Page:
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Ultimate Guide to Watch Complications

Almost since the mechanical watch was invented the most talented horological minds considered the full potential of timing machines. Watches today tell you the hours and minutes, but so many also offer additional information that builds on the idea of tracking or measuring time.

In the world of watches “functions” are often referred to as “complications.” In a sense you can consider a complication to be anything that offers an additional piece of information on a watch dial or way of showing information. Almost all complications stem from the core purpose of watches, which are to track time, so let’s take a look at some of the most common ones…


Chronograph literally means “time writer” and in a sense that is what some of world’s first chronographs did. Chronograph is the wrist watch term for stopwatch; essentially, a way to independently measure a portion of elapsed time. Chronographs have two important distinguishing features which help you understand them. Those being how long they can measure and the precision with which they can measure time. Having said that, a chronograph that can measure up to 12 hours is not necessarily better than one that only measure 30 minutes.

Mechanical chronographs typically measure with enough precision to measure down to one fifth of a second. Some go up to one eight or one tenth of a second. Certain models from TAG Heuer for example, can measure 1/100 to 1/1000 of a second, or more. But these ultra-precise mechanical chronograph movements are rare.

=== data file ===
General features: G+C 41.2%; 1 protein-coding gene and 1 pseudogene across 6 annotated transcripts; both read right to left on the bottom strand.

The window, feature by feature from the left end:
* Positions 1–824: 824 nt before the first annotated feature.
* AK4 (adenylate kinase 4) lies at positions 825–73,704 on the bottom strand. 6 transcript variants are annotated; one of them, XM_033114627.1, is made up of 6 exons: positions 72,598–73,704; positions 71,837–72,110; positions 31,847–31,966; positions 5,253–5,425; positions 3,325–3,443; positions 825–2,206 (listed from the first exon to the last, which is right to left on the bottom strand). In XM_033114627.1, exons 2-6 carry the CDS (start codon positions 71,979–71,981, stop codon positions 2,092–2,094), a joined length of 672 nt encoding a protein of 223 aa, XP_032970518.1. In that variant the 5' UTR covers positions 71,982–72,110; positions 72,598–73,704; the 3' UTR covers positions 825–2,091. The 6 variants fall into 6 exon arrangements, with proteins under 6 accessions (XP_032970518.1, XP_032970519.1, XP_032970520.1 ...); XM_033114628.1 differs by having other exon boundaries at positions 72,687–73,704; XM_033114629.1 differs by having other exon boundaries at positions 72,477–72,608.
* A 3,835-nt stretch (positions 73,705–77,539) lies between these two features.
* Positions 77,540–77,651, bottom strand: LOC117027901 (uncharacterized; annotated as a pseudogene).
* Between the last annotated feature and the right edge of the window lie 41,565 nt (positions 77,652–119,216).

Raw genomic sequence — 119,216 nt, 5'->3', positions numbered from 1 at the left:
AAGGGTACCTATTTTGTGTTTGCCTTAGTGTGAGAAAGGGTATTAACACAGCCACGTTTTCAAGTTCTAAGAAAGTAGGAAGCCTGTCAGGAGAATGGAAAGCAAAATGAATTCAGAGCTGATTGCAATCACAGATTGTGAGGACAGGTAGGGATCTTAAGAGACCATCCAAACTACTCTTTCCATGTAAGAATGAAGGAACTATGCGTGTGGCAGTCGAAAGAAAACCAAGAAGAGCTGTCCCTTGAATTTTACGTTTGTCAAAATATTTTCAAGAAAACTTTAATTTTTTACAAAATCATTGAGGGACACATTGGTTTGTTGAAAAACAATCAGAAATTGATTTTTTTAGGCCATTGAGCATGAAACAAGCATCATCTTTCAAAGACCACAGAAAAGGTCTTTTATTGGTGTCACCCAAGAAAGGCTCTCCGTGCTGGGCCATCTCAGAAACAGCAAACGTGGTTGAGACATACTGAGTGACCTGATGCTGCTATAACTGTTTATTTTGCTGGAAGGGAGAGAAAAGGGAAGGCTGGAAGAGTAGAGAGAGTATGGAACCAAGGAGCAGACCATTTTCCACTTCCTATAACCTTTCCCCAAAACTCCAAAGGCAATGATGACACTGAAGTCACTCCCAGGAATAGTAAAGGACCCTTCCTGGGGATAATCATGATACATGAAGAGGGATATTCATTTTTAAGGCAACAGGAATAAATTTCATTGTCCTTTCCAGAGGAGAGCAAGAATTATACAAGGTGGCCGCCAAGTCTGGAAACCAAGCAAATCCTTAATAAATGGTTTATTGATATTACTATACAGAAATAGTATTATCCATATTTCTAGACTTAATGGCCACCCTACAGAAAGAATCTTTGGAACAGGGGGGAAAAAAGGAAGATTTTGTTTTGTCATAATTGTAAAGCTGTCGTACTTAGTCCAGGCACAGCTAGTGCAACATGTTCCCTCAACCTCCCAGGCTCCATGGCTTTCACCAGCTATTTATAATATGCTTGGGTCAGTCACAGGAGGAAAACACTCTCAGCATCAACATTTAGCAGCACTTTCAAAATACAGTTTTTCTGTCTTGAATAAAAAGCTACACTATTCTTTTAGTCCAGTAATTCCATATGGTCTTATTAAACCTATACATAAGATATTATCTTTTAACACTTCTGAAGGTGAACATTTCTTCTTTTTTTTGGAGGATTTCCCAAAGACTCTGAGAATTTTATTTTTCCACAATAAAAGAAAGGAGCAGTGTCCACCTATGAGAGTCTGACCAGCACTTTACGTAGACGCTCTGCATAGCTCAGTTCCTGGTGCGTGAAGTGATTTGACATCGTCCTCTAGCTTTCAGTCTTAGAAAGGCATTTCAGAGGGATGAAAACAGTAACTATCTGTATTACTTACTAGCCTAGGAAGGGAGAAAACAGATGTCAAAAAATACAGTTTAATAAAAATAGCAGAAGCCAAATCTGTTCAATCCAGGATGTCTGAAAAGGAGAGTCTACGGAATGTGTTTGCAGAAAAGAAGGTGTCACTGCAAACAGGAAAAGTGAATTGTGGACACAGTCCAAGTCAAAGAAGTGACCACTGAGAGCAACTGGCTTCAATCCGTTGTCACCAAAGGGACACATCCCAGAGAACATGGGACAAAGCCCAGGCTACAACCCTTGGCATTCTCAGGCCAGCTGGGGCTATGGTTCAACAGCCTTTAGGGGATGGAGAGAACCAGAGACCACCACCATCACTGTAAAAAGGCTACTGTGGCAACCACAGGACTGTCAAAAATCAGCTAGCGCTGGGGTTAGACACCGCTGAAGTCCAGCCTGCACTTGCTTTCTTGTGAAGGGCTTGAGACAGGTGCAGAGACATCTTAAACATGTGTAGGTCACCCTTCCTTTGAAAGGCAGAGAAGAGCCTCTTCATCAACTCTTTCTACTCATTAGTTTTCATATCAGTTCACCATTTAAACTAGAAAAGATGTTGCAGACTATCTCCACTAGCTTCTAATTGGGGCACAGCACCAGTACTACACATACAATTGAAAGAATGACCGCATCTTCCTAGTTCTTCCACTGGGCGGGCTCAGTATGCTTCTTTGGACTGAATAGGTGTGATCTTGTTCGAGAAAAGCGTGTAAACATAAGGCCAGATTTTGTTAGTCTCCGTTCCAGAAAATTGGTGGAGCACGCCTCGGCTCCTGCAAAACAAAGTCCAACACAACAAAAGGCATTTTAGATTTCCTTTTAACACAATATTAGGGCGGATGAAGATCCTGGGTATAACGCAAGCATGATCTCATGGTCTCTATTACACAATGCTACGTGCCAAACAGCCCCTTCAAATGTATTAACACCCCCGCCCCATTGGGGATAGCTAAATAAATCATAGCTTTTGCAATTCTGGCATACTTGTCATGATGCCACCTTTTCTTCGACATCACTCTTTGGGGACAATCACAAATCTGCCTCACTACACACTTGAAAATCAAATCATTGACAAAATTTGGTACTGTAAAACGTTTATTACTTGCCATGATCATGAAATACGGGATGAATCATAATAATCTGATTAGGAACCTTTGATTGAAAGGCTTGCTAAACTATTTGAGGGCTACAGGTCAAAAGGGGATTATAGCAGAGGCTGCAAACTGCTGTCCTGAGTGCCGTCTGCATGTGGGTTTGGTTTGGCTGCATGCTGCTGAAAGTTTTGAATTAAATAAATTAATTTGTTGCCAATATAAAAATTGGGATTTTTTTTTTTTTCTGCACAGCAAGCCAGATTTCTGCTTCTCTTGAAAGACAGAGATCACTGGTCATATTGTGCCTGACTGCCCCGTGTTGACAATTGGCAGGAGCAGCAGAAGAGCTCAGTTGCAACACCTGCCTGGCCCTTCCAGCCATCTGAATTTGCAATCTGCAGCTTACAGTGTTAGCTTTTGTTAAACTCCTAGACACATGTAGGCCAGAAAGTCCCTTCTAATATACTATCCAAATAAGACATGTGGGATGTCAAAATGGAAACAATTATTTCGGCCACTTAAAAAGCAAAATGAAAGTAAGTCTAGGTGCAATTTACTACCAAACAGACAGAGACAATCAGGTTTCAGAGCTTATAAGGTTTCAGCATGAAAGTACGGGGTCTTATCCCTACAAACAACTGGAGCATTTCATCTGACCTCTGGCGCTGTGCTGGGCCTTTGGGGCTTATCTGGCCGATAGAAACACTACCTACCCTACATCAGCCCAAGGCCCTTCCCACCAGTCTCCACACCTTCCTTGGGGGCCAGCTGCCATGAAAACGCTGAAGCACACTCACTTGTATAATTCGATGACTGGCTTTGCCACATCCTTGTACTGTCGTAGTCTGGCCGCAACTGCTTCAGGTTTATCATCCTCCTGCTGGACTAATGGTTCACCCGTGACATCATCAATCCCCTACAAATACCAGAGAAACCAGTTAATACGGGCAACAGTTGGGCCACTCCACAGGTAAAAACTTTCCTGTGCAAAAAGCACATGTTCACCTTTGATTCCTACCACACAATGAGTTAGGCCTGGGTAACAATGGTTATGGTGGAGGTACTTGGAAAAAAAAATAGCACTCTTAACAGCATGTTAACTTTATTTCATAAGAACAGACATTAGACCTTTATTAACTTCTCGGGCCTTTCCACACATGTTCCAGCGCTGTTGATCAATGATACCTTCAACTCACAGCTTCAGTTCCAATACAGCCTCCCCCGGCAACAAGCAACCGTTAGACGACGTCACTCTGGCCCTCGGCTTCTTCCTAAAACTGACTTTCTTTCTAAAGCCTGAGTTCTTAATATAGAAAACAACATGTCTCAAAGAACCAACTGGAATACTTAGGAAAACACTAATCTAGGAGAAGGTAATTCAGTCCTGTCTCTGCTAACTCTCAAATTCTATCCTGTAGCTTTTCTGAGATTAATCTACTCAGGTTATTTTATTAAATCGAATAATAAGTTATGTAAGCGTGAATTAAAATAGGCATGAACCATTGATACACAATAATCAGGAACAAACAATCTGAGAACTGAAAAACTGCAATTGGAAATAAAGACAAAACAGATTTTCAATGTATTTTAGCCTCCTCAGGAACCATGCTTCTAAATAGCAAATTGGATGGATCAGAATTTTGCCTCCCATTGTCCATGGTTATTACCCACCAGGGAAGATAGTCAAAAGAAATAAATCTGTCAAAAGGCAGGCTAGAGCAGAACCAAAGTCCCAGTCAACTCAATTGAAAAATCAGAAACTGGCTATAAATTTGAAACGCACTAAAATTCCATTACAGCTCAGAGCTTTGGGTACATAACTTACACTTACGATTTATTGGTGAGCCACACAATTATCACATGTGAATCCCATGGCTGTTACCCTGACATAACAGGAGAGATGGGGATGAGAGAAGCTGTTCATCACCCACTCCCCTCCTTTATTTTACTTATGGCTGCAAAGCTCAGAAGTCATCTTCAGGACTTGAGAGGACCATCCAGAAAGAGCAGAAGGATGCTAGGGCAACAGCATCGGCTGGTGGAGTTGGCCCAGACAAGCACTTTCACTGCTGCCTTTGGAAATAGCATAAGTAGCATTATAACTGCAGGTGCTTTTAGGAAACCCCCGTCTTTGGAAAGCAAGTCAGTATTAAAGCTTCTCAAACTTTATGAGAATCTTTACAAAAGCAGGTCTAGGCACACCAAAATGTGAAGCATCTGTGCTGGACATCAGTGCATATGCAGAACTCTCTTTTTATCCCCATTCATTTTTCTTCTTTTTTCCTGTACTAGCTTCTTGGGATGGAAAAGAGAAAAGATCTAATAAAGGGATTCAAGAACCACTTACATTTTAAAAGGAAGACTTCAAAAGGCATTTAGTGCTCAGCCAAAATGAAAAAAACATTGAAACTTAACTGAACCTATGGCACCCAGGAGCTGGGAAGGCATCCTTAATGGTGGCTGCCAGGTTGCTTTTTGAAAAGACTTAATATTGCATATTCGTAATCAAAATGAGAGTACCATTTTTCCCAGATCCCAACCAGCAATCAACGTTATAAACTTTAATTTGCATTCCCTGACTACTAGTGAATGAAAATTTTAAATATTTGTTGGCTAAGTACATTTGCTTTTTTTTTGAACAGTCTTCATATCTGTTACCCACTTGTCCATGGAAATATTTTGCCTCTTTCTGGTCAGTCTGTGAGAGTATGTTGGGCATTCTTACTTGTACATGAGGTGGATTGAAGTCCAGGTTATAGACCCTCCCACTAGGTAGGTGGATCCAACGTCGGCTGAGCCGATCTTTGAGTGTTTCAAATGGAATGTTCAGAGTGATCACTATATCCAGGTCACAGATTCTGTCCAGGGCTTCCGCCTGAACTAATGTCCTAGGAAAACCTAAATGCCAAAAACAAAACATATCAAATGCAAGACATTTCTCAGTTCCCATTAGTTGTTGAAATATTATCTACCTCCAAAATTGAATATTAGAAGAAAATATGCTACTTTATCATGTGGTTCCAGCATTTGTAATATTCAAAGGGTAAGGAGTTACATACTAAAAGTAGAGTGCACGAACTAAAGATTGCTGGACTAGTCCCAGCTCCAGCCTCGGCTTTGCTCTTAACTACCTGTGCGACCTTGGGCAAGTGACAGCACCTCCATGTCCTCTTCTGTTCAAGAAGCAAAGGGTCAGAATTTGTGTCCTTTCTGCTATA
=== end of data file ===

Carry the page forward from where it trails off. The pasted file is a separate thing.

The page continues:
Chronographs tend to use independent hands on a watch dial to measure time, typically using smaller subdials. Chronograph watch cases also typically have two extra pushers, that serve to start, stop, or reset the chronograph. Exotic chronographs exists such as those with a single pusher to cycle through all functions, or ones that offer split timing.


It takes the moon about twenty nine and a half days to complete one full cycle. Moonphase watches track the phases of the moon with a visual indicator on the dial. In reality however the phaseof the moon is slightly different, and some of the world’s best moon phase watches are accurate for several hundred years (assuming the watch operates for that long).

Moon phase complications are typically beautiful and are typically appreciated for emotional versus practical reasons. Moon phases are sometimes displayed alone on a watch dial, but are often combined with other calendar data.


The most basic piece of calendar data on a watch is the date, the second being the day of the week. Some of the most beautiful watches only tell the time, but timepieces with the day and date on the dial arose for practical reasons and convenience.

Simple calendar complications like the day and date are available on watches of all prices and usually rely on discs under the dial to display the correct day and date via windows on a watch face. Many watches with a date complication need to be adjusted when months are shorter than 31 days. This isn’t the case with annual or perpetual calendar watches.